Image from Kere Architecture
The Royal Institute of British Architects (RIBA) is presenting a series of lectures about architecture and climate change. While many of TreeHugger's readers won't be attending, the internationally based architects and projects being discussed show the range of sustainable work being built in countries such as Burkino Faso and Sri Lanka.
It is fascinating to see how local, vernacular architecture can be adapted to modern-day needs. The same principles that were behind the initial design of so-called "primitive" buildings can be modified for present day use, using cheap locally sourced materials. And these guys should know, because they have all done it in their own countries.
Image from Kere Architecture: Primary School
First off is Professor Paul Oliver who is one of the world's foremost authorities on vernacular architecture and wrote an encyclopedia about it (as well as being a blues expert). This expert will discuss "the future of vernacular building traditions and their role in creating sustainable, culturally vibrant, people-orientated habitats."
Francis Kéré is an architect from Burkina Faso who designs sustainable architecture and is committed to the use and development of traditional building among local communities. His projects are designed to combine climatic comfort with low-cost construction, making the most of local materials and the potential of the local community. For example the school shown above which is light and airy but also raises awareness in the local community of the merits of traditional materials.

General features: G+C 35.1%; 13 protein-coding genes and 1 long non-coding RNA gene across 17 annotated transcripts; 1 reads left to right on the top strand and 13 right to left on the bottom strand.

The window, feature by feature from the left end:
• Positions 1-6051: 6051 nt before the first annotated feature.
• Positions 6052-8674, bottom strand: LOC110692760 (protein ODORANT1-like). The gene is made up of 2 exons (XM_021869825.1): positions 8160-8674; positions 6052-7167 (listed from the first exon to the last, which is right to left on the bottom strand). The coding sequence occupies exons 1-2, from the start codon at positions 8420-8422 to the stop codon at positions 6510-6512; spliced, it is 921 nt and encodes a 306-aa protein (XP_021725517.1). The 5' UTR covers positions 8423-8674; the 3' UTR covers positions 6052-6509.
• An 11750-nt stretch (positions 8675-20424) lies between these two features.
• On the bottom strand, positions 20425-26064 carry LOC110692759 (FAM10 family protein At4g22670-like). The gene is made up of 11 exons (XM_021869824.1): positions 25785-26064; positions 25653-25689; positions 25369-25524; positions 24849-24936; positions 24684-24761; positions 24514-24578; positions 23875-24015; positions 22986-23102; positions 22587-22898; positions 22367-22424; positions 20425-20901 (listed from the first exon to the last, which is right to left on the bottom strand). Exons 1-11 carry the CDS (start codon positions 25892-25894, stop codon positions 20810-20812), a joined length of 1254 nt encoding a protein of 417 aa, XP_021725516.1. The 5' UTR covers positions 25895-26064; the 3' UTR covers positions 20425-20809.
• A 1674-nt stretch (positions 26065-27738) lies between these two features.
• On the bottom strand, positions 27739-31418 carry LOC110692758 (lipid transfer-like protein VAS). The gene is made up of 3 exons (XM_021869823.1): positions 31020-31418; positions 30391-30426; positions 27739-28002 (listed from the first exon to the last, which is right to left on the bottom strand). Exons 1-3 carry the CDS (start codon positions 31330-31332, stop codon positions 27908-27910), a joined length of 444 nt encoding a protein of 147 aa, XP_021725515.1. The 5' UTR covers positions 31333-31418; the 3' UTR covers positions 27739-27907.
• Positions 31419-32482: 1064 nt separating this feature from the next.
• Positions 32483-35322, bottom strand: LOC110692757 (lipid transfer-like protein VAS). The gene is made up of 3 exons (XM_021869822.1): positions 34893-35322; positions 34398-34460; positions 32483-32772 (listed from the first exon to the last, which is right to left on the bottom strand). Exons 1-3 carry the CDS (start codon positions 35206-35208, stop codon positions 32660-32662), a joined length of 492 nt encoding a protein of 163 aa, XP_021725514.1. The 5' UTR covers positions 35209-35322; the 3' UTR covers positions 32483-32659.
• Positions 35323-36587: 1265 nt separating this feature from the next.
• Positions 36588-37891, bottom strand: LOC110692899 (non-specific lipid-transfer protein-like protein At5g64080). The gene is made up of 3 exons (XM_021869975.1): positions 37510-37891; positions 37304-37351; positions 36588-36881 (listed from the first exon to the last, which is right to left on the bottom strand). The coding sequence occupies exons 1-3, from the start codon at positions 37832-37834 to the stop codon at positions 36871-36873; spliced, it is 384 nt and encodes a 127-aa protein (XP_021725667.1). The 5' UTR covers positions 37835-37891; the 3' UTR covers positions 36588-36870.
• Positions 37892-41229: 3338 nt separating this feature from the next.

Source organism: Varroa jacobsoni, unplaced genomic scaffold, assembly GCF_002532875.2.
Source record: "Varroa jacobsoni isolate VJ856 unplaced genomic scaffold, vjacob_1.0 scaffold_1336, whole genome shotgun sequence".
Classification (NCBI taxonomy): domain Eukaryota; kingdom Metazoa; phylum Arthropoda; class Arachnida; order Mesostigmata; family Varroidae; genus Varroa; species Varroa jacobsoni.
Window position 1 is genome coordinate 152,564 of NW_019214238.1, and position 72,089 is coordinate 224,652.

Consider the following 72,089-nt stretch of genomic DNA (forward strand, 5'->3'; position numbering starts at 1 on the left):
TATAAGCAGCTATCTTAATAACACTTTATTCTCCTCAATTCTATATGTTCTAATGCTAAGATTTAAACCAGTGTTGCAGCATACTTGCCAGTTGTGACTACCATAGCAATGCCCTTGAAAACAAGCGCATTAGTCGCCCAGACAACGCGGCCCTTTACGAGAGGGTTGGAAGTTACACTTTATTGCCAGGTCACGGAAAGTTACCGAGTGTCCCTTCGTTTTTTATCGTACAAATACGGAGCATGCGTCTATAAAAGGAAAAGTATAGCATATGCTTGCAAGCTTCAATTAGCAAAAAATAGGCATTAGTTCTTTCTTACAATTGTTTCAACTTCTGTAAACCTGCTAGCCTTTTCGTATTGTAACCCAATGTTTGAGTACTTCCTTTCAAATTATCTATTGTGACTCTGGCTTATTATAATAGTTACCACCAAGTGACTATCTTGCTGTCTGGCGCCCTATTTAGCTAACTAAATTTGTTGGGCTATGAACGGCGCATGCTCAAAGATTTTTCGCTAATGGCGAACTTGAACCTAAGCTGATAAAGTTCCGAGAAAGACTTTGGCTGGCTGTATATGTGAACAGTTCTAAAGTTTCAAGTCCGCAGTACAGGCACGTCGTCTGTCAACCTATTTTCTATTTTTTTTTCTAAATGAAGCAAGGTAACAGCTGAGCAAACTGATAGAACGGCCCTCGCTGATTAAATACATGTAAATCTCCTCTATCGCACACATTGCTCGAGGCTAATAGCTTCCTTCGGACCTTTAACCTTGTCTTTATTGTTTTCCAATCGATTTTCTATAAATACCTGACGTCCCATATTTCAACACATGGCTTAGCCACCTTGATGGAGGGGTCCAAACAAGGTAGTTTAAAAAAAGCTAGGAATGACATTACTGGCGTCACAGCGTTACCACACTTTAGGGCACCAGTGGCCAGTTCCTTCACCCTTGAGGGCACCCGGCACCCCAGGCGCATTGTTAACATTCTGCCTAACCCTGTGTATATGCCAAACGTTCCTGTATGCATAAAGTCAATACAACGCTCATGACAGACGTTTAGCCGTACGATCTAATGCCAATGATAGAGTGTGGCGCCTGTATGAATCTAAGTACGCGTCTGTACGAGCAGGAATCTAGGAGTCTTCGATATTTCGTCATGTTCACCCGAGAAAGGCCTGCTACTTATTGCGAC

Image from Asia Society
Sri Lankan architect, C. Anjalendran has built the SOS Children's Village orphanages throughout Sri Lanka. His projects are created from cheap locally sourced materials, and consume minimal energy. Some of his houses are super-luxurious but they all use local materials and reflect the indigenous architecture.
The last one in the series is called Architecture and Climate Change. Dr. R.K Pachauri, Chair of the Intergovernmental Panel on Climate Change (IPCC) and Director General of TERI (The Energy and Resources Institute), India and Professor John Schellnhuber, Director of the Potsdam Institute for Climate Change, will discuss climate change, sustainable solutions and the future international agenda.